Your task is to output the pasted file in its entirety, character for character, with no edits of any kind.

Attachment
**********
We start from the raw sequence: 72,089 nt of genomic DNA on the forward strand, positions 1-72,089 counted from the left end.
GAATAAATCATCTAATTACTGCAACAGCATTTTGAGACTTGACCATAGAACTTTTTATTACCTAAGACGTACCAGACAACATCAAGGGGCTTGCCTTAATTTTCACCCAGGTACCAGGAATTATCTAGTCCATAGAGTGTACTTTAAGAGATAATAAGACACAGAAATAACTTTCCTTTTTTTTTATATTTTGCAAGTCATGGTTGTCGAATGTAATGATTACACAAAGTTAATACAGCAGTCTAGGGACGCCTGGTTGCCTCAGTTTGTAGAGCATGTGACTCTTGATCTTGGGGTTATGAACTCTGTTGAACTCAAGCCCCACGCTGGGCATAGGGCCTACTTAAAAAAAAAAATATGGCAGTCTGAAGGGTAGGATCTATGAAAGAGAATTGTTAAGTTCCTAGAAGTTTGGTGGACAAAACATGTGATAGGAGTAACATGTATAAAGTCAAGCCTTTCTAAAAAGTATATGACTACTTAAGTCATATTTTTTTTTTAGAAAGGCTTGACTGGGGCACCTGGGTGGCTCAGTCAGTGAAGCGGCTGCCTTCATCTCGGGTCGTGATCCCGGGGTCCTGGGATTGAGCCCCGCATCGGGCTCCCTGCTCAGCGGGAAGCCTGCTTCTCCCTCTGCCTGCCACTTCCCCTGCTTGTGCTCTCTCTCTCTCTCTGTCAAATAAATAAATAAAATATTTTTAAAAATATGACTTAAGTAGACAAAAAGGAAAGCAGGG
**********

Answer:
We start from the raw sequence: 72,089 nt of genomic DNA on the forward strand, positions 1-72,089 counted from the left end.
GAATAAATCATCTAATTACTGCAACAGCATTTTGAGACTTGACCATAGAACTTTTTATTACCTAAGACGTACCAGACAACATCAAGGGGCTTGCCTTAATTTTCACCCAGGTACCAGGAATTATCTAGTCCATAGAGTGTACTTTAAGAGATAATAAGACACAGAAATAACTTTCCTTTTTTTTTATATTTTGCAAGTCATGGTTGTCGAATGTAATGATTACACAAAGTTAATACAGCAGTCTAGGGACGCCTGGTTGCCTCAGTTTGTAGAGCATGTGACTCTTGATCTTGGGGTTATGAACTCTGTTGAACTCAAGCCCCACGCTGGGCATAGGGCCTACTTAAAAAAAAAAATATGGCAGTCTGAAGGGTAGGATCTATGAAAGAGAATTGTTAAGTTCCTAGAAGTTTGGTGGACAAAACATGTGATAGGAGTAACATGTATAAAGTCAAGCCTTTCTAAAAAGTATATGACTACTTAAGTCATATTTTTTTTTTAGAAAGGCTTGACTGGGGCACCTGGGTGGCTCAGTCAGTGAAGCGGCTGCCTTCATCTCGGGTCGTGATCCCGGGGTCCTGGGATTGAGCCCCGCATCGGGCTCCCTGCTCAGCGGGAAGCCTGCTTCTCCCTCTGCCTGCCACTTCCCCTGCTTGTGCTCTCTCTCTCTCTCTGTCAAATAAATAAATAAAATATTTTTAAAAATATGACTTAAGTAGACAAAAAGGAAAGCAGGG